Time to restructure my blog.
A few days back I described plans to offer a sign-up option for those who wanted to register as one of my Author Associates. As an Associate, you’re entitled to:
- purchase my published ebooks at discounted prices
- get special offers for your friends or reading-groups
- make sure you never lose the copy you’ve purchased when you change your computer or reading device
- participate as a reader/reviewer as I release early chapters of my next novel.
All well and good. Except there’s nowhere really for you to sign up. Or that’s what one of my readers told me the other day. In fact, that’s not quite true: you can subscribe to an RSS feed of the blog by clicking on the folded newspaper at the top right of the screen. Huh? RSS? There’s the problem. Many readers aren’t familiar with RSS. And even if they are, maybe they won’t spot my subtle signal. And then, even if they do, will they actually read my posts?
Let me be honest. I’ve subscribed to several blogs via RSS – I request a download to my Google Reader … and then I hardly ever read them. It’s another example of ‘greading‘, acquiring more reading matter than I could ever hope to read in a lifetime, let alone a single day. It’s not that I mean not to read these blogs – I set out with the best of intentions. But there’s just never enough time.
What I do read every day is my email. Email’s important. It includes messages that I probably need to respond to, and which I can’t afford to miss. For that reason, I’m much more selective when I subscribe to a blog via email. Before I sign up, I ask myself these questions:
- Is it content that really matters to me – or could I afford to live without it?
- Is there any tangible benefit I get as an email subscriber?
- Is a digest offered, so that I can scan the main topics and see what I need to read?
- Do I have the option to receive new mails at the pace I choose? Is there a weekly as well as a daily option?
- Am I likely to be spammed with offers or content that I don’t want – and am I sure that my email details won’t be passed on to others who may send spam?
- Is there an easy option to stop subscribing if things don’t work out?
If I’m going to offer my readers the option to subscribe via email, I need to be sure I’m treating their inbox with the same respect that I expect others to show mine.
But now let’s turn things round and look at my requirements as the provider of the service. For a couple of years I’ve been using Google’s Feedburner to allow readers to subscribe to the blog. It’s been a useful basic tool for promoting the blog, but it only really shows me how many subscribers have looked at a post. There’s no kind of interaction with them.
I also need to distinguish between different types of subscriber. My blog serves three purposes. It’s a place where, most days (but not today), I indulge my love of fiction – I try to put on a live writing show. Second, the blog allows me to interact with supporters of my ‘permanent’ writing, the published work. And third, I intend it to be a resource center for those who like me, are hunting down emerging writers who excite and inspire. (More about this in the next post.) So this is what I need to ask:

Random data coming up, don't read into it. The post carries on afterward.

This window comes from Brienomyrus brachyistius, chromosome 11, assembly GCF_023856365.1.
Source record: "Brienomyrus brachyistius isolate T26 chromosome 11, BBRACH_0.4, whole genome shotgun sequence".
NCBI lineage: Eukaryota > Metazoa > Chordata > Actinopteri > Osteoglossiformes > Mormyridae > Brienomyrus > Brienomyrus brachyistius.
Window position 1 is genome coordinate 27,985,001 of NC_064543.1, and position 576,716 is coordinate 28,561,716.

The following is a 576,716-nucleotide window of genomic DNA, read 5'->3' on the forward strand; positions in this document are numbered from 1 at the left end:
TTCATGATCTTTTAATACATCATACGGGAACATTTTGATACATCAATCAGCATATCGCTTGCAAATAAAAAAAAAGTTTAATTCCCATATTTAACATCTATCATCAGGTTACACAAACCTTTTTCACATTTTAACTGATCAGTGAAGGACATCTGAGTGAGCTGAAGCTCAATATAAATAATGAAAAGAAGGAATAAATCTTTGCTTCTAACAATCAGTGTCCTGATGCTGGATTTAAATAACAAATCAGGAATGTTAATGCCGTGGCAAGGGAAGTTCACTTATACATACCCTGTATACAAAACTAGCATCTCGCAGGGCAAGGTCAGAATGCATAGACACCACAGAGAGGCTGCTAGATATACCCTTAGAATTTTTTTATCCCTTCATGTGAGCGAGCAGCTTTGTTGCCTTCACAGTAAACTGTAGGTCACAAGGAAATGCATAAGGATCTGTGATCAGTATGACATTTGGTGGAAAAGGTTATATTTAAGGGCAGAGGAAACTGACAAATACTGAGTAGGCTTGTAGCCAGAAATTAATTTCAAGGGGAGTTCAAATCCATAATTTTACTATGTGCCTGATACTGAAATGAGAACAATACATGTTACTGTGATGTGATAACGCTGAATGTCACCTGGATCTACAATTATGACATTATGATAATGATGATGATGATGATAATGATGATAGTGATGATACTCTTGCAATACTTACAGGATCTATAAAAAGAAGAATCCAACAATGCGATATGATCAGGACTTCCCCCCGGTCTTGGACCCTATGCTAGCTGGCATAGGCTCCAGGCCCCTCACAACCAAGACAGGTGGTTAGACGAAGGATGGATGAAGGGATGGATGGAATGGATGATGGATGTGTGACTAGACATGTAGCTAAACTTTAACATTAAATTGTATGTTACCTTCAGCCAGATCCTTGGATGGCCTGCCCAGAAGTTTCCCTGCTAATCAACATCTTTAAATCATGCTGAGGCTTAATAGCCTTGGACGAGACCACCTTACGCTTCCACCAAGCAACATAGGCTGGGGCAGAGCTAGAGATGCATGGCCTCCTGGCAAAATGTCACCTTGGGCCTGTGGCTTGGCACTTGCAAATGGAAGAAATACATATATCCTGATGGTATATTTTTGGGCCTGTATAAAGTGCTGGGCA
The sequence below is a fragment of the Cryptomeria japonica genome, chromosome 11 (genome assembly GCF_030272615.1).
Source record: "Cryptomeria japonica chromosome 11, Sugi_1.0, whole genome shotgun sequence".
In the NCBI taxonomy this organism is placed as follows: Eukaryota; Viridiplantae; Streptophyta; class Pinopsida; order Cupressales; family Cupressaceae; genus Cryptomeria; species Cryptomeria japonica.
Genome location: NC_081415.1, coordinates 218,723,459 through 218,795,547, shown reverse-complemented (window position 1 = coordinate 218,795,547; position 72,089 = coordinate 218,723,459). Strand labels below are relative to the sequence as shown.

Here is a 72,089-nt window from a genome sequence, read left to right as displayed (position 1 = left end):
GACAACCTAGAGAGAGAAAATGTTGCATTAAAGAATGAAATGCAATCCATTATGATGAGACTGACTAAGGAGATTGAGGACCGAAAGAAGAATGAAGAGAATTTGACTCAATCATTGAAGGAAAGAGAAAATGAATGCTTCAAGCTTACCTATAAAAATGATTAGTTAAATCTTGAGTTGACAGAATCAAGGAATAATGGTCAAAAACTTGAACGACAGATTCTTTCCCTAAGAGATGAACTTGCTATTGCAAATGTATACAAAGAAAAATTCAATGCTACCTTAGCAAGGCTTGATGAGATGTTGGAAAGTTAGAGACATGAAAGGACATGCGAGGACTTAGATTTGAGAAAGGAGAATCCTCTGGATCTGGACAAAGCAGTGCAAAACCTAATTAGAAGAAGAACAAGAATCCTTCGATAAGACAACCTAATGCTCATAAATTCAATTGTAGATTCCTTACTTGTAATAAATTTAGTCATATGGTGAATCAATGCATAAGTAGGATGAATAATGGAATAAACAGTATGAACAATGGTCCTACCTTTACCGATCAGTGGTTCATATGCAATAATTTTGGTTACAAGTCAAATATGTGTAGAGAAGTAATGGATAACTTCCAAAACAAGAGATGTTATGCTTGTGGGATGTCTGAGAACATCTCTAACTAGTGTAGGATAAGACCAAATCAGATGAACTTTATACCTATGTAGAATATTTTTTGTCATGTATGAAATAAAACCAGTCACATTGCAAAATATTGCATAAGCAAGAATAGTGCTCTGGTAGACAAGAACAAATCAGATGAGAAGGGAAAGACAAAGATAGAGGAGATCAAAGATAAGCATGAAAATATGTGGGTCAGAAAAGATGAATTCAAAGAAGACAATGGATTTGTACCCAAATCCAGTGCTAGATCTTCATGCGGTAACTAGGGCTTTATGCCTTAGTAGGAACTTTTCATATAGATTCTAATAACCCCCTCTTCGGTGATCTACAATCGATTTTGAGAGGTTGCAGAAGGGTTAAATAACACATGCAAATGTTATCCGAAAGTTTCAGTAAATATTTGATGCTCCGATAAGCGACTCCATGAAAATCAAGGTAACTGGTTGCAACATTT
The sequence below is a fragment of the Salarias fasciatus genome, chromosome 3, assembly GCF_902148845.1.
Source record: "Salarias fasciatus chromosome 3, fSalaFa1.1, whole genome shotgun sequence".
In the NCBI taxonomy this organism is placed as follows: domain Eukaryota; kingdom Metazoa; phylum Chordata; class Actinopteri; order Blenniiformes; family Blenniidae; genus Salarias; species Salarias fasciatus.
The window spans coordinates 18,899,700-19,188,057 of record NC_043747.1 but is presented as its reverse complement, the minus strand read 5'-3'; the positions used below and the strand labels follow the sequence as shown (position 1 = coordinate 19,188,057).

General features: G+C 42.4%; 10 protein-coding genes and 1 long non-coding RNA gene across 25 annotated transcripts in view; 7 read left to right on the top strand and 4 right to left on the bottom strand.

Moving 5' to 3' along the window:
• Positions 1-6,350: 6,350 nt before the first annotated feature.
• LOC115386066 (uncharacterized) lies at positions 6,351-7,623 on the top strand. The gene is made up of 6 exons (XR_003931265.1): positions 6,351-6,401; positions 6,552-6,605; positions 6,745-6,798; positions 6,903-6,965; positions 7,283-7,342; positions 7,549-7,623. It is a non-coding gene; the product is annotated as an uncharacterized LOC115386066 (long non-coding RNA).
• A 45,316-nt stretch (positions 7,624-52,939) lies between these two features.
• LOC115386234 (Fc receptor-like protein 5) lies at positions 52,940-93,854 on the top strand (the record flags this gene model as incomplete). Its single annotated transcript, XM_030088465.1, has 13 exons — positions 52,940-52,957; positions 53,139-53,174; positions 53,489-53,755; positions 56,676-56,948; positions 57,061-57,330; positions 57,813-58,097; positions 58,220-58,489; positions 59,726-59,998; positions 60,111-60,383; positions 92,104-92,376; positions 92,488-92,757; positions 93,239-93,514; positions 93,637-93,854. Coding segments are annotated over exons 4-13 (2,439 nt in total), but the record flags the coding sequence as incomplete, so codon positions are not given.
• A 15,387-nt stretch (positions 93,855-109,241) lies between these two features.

- Can readers specify the type of content they want to see? For example, if they’re interested in emerging writers but not in signing up as an Associate, can they do so?
- Can I then group members by their interests, so that they only receive notifications about the content they’ve requested?
- Whenever new subscribers sign up, can I be sure that they’ll receive all the necessary instructions to make the best use of the blog, depending on the content they’ve requested? For example, if they sign up as Associate, will they receive posts describing how to apply for discounts or gift-vouchers on my ebooks?
- Does the subscription list allow me to maintain my own database, making it easy for me to contact individual members or for them to contact me, when, for example, they apply for special offers?
- Will all this integrate seamlessly with my WordPress blog – so that once the system is set up I never need to worry about email notifications again?
- Does my email marketing service give me statistical analysis, so that I can easily see the impact of a post on readers – whether it’s moved them to take action or not?
- Can I afford the email marketing service I choose?
The last question is critical. When you live by your writing, you very quickly learn the importance of running a tight ship. As I’ve researched, I’ve already found powerful email management systems – costing hundreds of dollars a month. A great idea – for insanity publishing! It may be necessary to sacrifice some of the bells and whistles I’d like for something that fits my budget right now.
As ever there’s lots of guidance on the web: I’ve started with the Email Marketing Services Review from TopTenReviews, and I’ll be checking out each of the providers there in the coming hours – I’d like to have the system up and running by tomorrow.
But perhaps you’ve already been through this process and can point me in the right direction. Or maybe I’ve missed something important. Either way, I’d like to hear from you.
Danielle McGaw, also running the Ultimate Blog Challenge marathon, has been showing us how to minimize expenses if you want to live without a salary. A recommended series for hungry writers.
Here’s the earlier post I refer to at the beginning of the article: Introducing the Author Associates Scheme
Or if you’re new to my blog, and you want something a little lighter for the weekend, try this: 14 ways to make friends with Americans (If you are an American, this post is for you too!)